Tamara Blake Chapman’s new book Make it Like a Memory is a series of the artist’s favorite portraits from the last two years. The images are casual, candid, and intimate, and eloquently show a deep connection with subjects, whether they are gazing directly into the lens, at the photographer, or looking away.  Blake’s balance of black and white and color images feels organic and happenstance – creating a sense of pacing like we are stumbling into vignettes of their life and the people that are meaningful to it.
Edited by Sara Moonves
Publisher: Rizzoli USA
Since its founding in 1972, W has worked with the world’s best photographers and writers, celebrating their most ambitious and creative work. Edited by W Magazine’s editor-in-chief, Sara Moonves, this book is a collection of some of the magazine’s most exciting photo stories over the past 50 years, finding soul in the balance between editorial, fashion, and advertising photography.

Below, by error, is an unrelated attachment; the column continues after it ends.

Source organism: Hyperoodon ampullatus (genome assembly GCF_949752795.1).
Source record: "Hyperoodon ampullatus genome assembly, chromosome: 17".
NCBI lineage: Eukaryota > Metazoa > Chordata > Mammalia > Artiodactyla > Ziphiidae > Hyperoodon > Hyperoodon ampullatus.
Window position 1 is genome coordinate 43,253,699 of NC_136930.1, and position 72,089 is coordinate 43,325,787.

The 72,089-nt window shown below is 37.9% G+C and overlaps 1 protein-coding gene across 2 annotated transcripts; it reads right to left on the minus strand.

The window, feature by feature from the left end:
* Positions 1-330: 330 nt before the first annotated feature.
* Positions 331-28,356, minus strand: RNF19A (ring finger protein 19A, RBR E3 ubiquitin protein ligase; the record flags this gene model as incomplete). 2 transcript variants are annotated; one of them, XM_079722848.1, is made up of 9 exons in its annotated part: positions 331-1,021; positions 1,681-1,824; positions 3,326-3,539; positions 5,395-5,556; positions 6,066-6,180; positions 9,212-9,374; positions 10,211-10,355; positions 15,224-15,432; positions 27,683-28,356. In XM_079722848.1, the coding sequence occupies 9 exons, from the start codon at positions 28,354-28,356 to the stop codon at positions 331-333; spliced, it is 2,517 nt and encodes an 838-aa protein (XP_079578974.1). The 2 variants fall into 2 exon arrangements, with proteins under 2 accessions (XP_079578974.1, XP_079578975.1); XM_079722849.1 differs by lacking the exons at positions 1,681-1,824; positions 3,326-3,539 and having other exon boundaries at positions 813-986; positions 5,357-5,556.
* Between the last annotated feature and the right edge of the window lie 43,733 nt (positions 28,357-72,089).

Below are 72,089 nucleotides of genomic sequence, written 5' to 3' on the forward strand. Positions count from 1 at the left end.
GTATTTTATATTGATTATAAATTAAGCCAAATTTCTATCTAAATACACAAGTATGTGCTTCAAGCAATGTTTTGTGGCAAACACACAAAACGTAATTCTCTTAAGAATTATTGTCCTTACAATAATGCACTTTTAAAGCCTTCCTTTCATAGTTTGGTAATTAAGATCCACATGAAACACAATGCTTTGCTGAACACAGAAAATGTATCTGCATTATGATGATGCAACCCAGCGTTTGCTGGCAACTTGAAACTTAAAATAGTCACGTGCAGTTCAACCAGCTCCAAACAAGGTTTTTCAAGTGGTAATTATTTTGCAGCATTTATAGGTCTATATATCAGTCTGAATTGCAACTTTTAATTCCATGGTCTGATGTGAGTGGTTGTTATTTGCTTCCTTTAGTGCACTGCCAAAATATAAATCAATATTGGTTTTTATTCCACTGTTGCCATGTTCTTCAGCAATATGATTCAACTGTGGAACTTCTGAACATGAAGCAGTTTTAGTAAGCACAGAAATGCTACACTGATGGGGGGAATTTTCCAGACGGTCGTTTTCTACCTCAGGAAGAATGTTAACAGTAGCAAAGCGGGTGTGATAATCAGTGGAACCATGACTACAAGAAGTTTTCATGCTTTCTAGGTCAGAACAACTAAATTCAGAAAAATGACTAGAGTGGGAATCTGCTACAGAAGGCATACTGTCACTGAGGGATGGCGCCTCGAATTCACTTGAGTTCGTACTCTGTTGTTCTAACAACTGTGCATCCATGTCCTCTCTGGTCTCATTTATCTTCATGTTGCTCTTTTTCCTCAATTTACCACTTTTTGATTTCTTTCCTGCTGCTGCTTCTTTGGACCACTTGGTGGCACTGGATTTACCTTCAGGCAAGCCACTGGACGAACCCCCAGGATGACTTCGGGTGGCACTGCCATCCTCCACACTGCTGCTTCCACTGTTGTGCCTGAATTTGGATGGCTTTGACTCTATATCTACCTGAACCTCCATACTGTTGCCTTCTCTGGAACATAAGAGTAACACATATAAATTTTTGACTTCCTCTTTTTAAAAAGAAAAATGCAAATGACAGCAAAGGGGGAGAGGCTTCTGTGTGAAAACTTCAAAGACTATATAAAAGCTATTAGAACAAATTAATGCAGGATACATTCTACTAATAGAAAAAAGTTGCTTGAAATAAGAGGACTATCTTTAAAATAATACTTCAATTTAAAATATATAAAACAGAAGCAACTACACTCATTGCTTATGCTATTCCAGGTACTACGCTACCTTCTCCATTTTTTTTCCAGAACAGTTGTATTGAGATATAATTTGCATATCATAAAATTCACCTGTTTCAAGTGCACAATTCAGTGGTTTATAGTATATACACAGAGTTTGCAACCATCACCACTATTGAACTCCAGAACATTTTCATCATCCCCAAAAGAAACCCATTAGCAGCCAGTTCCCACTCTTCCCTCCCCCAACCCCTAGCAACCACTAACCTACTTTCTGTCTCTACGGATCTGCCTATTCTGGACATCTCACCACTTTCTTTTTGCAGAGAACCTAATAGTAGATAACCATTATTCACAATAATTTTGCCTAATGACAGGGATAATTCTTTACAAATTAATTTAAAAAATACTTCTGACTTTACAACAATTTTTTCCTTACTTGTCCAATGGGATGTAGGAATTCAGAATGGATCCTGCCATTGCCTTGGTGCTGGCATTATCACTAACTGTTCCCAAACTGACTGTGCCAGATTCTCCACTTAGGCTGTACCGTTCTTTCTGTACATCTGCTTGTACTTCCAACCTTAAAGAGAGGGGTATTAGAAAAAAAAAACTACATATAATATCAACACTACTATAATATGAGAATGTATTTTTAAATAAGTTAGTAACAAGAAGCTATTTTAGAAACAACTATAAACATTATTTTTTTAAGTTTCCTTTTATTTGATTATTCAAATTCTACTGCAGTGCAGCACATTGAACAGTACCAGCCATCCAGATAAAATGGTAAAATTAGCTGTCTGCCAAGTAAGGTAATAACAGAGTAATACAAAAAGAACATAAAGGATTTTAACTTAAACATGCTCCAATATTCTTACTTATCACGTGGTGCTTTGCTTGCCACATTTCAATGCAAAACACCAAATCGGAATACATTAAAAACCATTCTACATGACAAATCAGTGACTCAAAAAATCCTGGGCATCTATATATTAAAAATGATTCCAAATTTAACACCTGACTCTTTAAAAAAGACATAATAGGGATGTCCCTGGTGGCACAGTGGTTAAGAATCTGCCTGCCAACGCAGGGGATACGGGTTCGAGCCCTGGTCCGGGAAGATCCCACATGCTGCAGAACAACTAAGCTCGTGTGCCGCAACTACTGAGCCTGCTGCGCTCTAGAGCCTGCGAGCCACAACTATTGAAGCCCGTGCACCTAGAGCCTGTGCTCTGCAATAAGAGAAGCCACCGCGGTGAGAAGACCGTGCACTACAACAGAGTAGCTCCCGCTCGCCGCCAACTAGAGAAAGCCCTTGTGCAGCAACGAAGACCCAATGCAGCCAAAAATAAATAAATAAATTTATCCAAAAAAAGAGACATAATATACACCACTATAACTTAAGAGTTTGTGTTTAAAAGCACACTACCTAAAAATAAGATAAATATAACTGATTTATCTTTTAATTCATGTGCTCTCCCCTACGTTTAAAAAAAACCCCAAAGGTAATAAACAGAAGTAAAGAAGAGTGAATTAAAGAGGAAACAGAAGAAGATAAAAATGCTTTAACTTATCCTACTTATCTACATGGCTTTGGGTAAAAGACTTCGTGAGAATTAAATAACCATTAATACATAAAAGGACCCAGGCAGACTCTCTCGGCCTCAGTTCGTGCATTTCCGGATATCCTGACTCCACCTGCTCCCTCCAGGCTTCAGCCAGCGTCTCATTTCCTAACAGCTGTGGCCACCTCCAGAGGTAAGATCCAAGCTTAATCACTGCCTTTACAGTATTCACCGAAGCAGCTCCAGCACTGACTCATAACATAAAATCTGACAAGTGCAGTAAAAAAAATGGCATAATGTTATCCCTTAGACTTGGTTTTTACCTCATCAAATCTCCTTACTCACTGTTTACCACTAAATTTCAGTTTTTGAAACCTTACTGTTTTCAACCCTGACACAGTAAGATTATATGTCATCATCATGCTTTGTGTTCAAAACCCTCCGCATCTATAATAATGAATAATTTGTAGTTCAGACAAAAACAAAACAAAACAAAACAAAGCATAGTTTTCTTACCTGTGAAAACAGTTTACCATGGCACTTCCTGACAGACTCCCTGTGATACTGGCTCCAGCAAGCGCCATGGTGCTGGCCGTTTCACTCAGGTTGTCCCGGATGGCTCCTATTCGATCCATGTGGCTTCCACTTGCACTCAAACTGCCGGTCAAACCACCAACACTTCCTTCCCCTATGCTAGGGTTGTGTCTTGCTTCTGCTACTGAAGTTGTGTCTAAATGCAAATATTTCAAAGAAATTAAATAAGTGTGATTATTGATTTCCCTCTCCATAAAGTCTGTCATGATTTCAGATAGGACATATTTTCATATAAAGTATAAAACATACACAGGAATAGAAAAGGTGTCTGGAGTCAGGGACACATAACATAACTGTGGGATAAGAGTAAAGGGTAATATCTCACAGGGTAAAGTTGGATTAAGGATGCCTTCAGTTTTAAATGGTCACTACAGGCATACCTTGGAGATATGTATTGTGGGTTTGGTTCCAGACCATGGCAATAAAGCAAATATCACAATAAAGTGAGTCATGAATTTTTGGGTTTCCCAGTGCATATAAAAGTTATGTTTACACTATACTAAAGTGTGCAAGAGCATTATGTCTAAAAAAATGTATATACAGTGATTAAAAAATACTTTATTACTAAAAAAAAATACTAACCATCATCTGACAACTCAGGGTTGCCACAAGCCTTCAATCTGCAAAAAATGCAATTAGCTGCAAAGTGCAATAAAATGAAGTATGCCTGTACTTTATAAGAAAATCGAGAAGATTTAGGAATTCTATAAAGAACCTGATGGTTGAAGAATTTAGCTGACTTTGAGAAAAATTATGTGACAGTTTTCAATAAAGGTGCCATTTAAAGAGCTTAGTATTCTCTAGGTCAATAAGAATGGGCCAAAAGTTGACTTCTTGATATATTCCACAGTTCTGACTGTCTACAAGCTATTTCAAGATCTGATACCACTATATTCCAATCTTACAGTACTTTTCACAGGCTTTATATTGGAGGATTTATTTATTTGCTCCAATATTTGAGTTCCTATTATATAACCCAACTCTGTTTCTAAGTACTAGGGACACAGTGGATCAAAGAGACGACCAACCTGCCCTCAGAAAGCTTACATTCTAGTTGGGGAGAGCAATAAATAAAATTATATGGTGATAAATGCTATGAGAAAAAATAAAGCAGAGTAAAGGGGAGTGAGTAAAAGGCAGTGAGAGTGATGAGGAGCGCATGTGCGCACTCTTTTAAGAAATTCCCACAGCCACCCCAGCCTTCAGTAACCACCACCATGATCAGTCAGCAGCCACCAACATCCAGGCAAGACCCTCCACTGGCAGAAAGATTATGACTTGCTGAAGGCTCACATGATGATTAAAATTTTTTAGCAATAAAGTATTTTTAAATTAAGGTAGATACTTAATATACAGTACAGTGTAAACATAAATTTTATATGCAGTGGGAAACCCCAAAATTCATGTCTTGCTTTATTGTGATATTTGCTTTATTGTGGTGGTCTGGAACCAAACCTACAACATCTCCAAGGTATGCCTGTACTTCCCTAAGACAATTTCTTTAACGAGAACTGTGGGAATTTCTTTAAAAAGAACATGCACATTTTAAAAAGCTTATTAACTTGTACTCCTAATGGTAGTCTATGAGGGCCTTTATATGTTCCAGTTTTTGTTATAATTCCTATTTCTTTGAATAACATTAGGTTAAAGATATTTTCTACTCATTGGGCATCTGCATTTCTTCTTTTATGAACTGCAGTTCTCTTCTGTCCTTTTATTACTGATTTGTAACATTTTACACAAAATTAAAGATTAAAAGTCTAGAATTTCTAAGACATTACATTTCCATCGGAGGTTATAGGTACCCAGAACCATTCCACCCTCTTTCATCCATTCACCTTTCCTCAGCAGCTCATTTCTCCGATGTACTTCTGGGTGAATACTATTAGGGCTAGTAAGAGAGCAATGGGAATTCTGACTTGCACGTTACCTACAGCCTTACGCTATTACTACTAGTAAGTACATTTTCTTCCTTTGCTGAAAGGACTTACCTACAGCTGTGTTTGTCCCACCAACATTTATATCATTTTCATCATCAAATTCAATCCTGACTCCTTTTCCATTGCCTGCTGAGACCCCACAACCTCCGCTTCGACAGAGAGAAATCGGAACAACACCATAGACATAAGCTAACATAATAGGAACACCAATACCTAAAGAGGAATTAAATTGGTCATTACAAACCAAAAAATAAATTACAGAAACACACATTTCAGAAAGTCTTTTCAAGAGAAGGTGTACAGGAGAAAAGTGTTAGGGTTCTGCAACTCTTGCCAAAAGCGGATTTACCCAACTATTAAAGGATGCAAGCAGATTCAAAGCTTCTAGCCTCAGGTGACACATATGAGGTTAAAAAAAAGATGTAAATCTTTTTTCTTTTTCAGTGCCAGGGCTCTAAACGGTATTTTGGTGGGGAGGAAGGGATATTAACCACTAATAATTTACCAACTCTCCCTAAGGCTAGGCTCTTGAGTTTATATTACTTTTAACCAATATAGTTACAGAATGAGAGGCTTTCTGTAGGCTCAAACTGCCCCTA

Gabriella Angotti Jones
Publisher: Mass Books
I Just Wanna Surf is about Gabriella Angotti Jones’ experience and challenge of finding identity and community during the pandemic through surfing, a sport still dominated by white men.
The photographer, who grew up as one of the only mixed-race Black families in a small Orange Country beach town, uses this work to reflect on how her early relationship with the ocean and Californian surf culture became intertwined with her identity.
Part photobook, part diary, part zine, she confronts traditional surfing narratives by documenting Black women and non-binary surfers inspired by 1990s and 2000s surfing culture while making it their own. Despite the challenges and homogeneity of the past, the book is about joy, refuge, and glorious, wavy change.

Lara Einzig
Publisher: Penguin Random House